Local Foraging in the Kitchen: Morels, Ramps, Nettles and Dandelion Greens

The sun is out and the temperatures are high! Let’s get wild. Try this morel dish recipe or read on for more tips about cooking these foraged plants.

 Mette Nielsen

Mette Nielsen

Sauteed Morel Mushrooms

Morels are distinctly delicious and super easy to prepare, be sure to cook them long enough. The season is very short and they can be pricy so I often add a few cultivated mushrooms into the mix – crimini, oyster, shiitake.

Ingredients

  • 1 tablespoon unsalted butter
  • 8 ounces mixed mushrooms, cleaned and dried
  • 2 shallots, minced
  • ¼ cup dry white wine
  • 2 teaspoons minced fresh thyme
  • 1 tablespoon minced fresh parsley
  • Salt and freshly ground black pepper

Preparation

To prepare morels, trim, split in half and dip quickly in salted water and then pat thoroughly dry with clean dish cloth or paper towels. Melt the butter in a large heavy skillet over medium heat until it begins to foam. Add the mushrooms and shallots and cook, stirring occasionally, until well-browned, about 4 to 6 minutes. Then stir in the wine and the herbs. Continue cooking until the liquid becomes a glaze.

Ramps

These wild leeks are fragrant members of the lily family. Foragers swear you can smell leeks when you step on them, so that they announce themselves, and easy to find. Use ramps as you would leeks and shallots. They’re great in sautés, soups, stir-fries, scrambled eggs.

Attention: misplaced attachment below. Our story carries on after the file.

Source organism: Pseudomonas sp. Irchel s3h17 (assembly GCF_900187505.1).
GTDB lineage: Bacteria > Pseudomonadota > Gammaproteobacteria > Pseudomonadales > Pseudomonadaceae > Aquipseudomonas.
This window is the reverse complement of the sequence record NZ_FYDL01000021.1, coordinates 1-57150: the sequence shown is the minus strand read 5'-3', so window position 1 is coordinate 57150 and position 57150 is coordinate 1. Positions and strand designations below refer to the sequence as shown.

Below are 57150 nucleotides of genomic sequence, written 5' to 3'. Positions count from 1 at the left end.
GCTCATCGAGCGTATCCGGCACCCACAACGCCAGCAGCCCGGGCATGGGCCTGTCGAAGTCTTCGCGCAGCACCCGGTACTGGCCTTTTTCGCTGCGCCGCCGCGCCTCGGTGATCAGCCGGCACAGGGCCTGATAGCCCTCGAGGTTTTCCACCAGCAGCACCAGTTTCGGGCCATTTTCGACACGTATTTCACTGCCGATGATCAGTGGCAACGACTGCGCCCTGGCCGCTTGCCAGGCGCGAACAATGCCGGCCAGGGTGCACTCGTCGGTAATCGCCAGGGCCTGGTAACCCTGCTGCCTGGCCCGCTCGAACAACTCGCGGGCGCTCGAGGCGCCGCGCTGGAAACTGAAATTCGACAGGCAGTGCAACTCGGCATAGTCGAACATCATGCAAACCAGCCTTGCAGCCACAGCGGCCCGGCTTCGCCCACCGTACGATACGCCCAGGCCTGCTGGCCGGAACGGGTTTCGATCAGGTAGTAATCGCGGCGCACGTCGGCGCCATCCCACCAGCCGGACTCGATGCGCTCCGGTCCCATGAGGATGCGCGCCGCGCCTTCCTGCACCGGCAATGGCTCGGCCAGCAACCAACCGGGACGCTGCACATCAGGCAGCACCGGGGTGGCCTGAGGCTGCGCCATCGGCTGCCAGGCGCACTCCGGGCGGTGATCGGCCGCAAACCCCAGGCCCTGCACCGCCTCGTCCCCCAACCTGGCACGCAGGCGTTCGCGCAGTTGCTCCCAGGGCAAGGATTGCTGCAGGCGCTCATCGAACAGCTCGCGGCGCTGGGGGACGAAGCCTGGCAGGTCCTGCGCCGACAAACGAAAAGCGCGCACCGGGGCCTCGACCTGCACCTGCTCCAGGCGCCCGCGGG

Nettles

My grandmother would laugh at the very idea I might actually pay money for stinging nettles. They grew wild on the border of the field near her house and she needed gloves to harvest them. But once they were blanched in salted water, she used them just like spinach. Her favorite technique was to simply sauté them in lots of butter and season with salt and pepper and served as a side dish. Try them in a quiche or sautéed in with the morel mushrooms (above).

Dandelion Greens

Yes, these are the same greens I don’t want in my backyard. But they’re delicious, slightly bitter, and loaded with vitamin A and calcium. They pair nicely with lush eggs, bacon, potatoes. Try tossing them onto a simple pizza with mild cheeses and sautéed mushrooms; chop and add them to creamy soups right before serving for zest; chop and add them to scrambled eggs. Toss them with roast new potatoes as they come from the oven.

 

Authored by Beth Dooley. Reprinted with permission from Lakewinds Food Co-op